function constructor. Directly or indirectly, every object is created by using Object (master object). Since, it is available in the global space, you can access it directly. If you console.dir(Object), you can view all methods that are available to Object. One of the methods is create(). It enables prototypal inheritance in JavaScript.

console.dir(Object);

Object.create Method

Syntax

Object.create(prototypeObject, propertiesObject);

The Object.create method takes two arguments. First argument must be either an object or null. The second argument is optional and used to set properties. These properties are set in object’s prototype.

Creating Objects

const myObject = Object.create(Object.prototype);
console.dir(myObject);

In the above example, the myObject object is created by using Object’s prototype. This means myObject’s creator is Object.prototype. If you inspect myObject, you can view the following:
Inspecting Object
myObject does not contain anything. However, its __proto__ property is a reference to the Object’s prototype. Hence, you can call methods on myObject that are available in Object’s prototype. If you create an object literal by using const myLiteral = {};, it possesses the same __proto__ because internally every object’s __proto__ is set to Object.prototype.To create an object without setting its __proto__ reference to Object.prototype, pass null as an argument. To verify this, inspect the object. As shown in the image below, it does not contain __proto__ property.

const myObject = Object.create(null);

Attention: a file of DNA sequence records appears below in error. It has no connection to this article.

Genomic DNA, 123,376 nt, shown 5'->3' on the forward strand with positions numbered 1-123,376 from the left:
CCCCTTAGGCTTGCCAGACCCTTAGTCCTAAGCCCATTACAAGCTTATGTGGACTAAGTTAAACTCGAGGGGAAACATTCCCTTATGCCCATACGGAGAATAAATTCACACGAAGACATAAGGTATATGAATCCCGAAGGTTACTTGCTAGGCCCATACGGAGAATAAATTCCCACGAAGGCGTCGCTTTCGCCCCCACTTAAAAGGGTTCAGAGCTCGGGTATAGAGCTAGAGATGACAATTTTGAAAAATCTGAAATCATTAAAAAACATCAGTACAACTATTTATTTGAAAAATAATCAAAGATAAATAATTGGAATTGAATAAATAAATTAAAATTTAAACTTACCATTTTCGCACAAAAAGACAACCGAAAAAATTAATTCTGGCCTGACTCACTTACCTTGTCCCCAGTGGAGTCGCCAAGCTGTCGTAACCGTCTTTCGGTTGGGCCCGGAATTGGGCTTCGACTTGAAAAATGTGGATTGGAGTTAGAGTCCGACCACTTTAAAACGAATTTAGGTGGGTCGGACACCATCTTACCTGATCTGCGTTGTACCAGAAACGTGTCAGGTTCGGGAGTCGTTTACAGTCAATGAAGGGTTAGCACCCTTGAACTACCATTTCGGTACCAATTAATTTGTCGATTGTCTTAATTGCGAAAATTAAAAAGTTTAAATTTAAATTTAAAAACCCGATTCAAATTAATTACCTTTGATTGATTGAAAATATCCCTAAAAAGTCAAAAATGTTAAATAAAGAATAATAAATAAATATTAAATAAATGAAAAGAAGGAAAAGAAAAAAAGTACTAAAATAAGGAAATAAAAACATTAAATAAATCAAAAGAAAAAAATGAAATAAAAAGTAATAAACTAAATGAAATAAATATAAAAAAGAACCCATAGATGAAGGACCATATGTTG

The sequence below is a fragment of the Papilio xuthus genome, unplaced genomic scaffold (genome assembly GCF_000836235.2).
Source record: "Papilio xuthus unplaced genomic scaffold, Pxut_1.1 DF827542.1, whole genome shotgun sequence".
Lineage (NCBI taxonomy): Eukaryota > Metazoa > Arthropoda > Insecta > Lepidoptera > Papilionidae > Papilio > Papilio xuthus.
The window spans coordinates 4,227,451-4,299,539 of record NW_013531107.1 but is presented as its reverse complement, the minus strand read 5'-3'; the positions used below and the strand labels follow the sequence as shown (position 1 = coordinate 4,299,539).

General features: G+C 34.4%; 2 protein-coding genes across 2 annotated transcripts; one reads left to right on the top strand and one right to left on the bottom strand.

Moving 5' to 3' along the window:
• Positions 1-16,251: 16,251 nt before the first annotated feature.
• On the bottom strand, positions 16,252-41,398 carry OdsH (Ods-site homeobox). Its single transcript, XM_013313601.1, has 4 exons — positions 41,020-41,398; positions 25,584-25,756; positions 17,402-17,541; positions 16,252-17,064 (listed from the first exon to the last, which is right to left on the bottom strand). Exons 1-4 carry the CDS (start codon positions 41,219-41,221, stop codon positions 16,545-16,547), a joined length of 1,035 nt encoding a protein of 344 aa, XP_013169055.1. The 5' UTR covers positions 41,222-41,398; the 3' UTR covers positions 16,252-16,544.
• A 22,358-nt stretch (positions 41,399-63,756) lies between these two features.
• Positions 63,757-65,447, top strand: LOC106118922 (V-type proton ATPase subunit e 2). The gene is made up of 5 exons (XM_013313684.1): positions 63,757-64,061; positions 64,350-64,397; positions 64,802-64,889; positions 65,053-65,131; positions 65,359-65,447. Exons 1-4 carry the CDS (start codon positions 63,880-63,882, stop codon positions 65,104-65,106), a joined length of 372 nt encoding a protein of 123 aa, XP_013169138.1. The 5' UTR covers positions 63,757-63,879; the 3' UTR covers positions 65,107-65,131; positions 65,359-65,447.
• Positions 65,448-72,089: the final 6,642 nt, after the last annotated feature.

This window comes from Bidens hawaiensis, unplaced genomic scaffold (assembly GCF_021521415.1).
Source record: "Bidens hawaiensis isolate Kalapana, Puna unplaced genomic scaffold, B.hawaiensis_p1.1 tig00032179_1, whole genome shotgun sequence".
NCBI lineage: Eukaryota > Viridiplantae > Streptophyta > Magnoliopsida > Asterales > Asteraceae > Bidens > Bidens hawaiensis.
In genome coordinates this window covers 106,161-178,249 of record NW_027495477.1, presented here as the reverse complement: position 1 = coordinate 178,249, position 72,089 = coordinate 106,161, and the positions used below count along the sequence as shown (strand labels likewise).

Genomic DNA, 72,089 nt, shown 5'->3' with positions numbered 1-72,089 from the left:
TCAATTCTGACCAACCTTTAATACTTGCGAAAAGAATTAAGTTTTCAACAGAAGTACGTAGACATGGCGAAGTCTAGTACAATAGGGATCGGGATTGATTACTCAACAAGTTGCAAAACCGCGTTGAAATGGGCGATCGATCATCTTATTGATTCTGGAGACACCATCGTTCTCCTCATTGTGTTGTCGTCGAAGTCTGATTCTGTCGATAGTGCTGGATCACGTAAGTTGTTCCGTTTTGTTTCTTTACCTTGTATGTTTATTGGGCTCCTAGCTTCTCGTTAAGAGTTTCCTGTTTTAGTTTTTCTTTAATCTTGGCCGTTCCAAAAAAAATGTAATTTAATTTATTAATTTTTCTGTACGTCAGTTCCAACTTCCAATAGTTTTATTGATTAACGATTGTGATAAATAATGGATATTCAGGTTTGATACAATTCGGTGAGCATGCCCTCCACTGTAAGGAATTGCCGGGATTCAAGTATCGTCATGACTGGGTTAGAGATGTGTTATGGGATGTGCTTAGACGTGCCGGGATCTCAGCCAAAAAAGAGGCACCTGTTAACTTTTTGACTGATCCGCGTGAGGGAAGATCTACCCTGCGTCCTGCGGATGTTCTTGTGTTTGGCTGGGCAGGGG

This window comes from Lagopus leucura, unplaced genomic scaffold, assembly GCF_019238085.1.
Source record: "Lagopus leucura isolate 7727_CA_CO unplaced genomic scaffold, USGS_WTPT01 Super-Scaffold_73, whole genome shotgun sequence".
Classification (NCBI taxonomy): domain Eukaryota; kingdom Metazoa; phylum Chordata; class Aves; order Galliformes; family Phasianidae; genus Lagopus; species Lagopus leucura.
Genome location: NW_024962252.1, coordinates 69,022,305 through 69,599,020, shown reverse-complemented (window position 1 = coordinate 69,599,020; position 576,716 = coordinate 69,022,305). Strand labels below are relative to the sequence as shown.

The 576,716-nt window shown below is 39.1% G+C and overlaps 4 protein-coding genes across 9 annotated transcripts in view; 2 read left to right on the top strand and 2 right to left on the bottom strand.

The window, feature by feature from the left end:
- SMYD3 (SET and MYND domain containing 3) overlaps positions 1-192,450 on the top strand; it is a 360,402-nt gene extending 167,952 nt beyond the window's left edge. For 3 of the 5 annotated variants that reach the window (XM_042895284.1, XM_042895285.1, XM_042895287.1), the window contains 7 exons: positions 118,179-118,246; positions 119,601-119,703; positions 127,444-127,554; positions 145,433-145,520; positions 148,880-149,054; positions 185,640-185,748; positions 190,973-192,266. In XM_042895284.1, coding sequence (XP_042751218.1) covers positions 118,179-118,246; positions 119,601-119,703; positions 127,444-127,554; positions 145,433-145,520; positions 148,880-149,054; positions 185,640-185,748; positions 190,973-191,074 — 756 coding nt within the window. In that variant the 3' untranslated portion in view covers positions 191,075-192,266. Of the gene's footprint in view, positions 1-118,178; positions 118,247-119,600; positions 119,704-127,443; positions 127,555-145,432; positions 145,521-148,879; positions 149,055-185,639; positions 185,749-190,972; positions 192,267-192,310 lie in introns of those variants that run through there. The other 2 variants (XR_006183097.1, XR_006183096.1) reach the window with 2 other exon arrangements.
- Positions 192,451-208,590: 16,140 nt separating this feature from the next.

console.dir(myObject);

Object.create(null)

The Object.create() method also creates objects from constructors. It is similar to using the new keyword. The only difference is that by using the new keyword, you can run the constructor. Hence, it will set the initial properties in the constructor. Whereas, the Object.create() method doesn’t run the constructor and hence the initial properties are not set.

const Car = function(color) {
  this.color = color;
};

let car1 = new Car('red');
let car2 = Object.create(Car.prototype);

console.dir(car1);
console.dir(car2);

New vs Object.create

Extending a Constructor

The main use of the Object.create() method is to extend the constructor. This means that you can inherit methods from a constructor’s prototype properties to other constructors. To extend a constructor, set a prototype reference of one object to another by using the Object.create() method.
Note: Only the constructor’s prototype is inherited and not the constructor.

const Car = function(color) {
  this.color = color;
};

Car.prototype.getColor = function() {
  return this.color;
}

const ToyCar = function() {};

ToyCar.prototype = Object.create(Car.prototype);

const legoCar = new ToyCar();

console.log(legoCar);

Object.create



Verifying Prototype

In the above example, ToyCar’s __proto__ is set to Car and Car’s __proto__ is set to Object. The isPrototypeOf method verifies if legoCar, which is originally created by using the ToyCar constructor, is a prototype of ToyCar, Car and Object. The instanceof operator also performs the similar task.

const Car = function() {};
const ToyCar = function() {};

ToyCar.prototype = Object.create(Car.prototype);

const legoCar = new ToyCar();

// Using the isPrototypeOf method
console.log(ToyCar.prototype.isPrototypeOf(legoCar)); //true
console.log(Car.prototype.isPrototypeOf(legoCar)); //true
console.log(Object.prototype.isPrototypeOf(legoCar)); //true

// Using the instanceof operator
console.log(legoCar instanceof ToyCar); //true
console.log(legoCar instanceof Car); //true
console.log(legoCar instanceof Object); //true

Conclusion